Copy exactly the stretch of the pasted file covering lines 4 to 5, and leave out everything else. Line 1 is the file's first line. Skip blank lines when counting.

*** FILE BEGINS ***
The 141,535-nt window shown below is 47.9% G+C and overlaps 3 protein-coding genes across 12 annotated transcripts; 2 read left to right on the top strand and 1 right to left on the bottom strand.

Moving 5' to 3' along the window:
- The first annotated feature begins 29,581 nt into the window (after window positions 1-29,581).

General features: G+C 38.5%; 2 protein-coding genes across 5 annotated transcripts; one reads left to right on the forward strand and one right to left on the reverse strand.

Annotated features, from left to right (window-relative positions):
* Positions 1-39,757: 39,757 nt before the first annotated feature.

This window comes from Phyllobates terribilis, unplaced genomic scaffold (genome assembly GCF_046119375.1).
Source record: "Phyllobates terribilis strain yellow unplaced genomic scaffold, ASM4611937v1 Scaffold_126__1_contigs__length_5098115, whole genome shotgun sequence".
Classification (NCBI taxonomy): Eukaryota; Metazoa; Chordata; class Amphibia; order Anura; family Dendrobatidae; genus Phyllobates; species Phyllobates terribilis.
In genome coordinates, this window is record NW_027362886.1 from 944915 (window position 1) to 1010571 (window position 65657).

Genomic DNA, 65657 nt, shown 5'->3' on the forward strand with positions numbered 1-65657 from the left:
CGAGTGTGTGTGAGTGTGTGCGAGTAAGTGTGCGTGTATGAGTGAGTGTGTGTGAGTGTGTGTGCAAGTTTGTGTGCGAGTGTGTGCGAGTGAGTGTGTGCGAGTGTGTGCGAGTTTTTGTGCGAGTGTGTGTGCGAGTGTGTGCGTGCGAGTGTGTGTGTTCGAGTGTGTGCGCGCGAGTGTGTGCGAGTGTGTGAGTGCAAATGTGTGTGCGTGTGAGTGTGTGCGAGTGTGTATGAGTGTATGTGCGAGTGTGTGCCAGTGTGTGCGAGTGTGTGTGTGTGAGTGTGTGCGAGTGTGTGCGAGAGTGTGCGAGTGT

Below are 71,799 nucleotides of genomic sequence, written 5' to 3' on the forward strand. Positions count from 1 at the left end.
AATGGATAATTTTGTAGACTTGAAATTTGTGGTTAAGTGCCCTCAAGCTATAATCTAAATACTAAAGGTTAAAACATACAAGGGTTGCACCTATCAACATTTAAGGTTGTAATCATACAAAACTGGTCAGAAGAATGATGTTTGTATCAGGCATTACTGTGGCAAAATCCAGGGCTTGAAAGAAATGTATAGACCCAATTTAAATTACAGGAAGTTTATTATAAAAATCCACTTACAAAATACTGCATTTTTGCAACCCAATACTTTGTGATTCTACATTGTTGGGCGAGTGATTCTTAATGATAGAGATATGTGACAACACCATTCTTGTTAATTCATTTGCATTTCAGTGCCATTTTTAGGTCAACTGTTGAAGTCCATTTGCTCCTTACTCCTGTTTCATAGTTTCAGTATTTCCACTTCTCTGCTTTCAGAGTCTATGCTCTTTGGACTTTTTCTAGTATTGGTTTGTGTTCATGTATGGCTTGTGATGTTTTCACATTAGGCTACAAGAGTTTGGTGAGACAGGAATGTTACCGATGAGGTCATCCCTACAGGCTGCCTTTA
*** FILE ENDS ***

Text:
General features: G+C 38.5%; 2 protein-coding genes across 5 annotated transcripts; one reads left to right on the forward strand and one right to left on the reverse strand.

Annotated features, from left to right (window-relative positions):